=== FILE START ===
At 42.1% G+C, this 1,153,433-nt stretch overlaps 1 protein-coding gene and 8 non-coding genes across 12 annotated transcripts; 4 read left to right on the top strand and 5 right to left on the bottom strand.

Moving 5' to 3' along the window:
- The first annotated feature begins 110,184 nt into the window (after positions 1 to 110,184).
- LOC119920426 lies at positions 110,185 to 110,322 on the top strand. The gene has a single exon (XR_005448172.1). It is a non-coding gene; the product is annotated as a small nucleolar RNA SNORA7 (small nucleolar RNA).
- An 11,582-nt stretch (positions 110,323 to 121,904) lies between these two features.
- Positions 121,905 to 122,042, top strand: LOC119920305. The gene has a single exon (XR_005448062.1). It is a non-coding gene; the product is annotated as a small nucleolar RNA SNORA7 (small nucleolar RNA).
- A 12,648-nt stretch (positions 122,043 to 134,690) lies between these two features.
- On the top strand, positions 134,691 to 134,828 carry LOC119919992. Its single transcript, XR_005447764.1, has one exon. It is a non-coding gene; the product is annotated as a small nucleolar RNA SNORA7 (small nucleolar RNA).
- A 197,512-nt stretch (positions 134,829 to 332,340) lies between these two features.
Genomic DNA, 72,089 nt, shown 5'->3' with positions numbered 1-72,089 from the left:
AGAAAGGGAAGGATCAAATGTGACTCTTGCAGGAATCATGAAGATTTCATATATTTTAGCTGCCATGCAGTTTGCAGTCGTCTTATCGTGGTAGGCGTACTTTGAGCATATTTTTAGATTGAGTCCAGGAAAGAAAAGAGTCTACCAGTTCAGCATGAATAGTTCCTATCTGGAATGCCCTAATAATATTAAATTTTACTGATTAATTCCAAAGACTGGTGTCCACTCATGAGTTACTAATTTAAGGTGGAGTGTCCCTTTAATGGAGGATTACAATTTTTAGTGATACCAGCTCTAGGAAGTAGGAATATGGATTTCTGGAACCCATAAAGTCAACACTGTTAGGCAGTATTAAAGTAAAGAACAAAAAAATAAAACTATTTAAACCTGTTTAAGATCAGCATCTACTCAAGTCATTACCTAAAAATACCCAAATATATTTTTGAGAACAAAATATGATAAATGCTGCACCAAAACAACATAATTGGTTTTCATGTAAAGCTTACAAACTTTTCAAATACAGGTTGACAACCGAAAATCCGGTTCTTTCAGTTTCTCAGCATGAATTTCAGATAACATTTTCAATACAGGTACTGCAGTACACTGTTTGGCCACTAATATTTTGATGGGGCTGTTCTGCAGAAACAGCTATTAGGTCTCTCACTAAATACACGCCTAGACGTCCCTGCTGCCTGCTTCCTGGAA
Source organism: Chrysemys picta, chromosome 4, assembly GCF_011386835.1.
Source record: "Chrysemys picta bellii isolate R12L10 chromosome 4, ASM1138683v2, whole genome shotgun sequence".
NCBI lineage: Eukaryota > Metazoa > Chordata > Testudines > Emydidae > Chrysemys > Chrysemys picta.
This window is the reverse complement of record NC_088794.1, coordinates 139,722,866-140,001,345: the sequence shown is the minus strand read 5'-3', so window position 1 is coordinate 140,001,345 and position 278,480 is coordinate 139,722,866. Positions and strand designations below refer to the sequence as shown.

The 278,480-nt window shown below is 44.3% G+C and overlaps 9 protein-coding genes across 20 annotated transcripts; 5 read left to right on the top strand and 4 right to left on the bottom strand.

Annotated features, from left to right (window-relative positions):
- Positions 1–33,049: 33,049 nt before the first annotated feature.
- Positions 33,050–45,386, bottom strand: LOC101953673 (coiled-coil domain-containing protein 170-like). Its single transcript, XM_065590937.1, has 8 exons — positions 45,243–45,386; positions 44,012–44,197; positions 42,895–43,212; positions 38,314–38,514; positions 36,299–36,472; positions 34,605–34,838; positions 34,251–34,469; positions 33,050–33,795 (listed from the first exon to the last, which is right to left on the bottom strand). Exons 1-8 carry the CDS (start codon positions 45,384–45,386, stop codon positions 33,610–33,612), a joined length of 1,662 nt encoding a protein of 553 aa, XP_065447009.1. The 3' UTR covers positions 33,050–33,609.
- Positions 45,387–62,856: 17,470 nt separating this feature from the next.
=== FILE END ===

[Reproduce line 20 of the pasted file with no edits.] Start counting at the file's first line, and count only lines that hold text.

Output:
- Positions 45,387–62,856: 17,470 nt separating this feature from the next.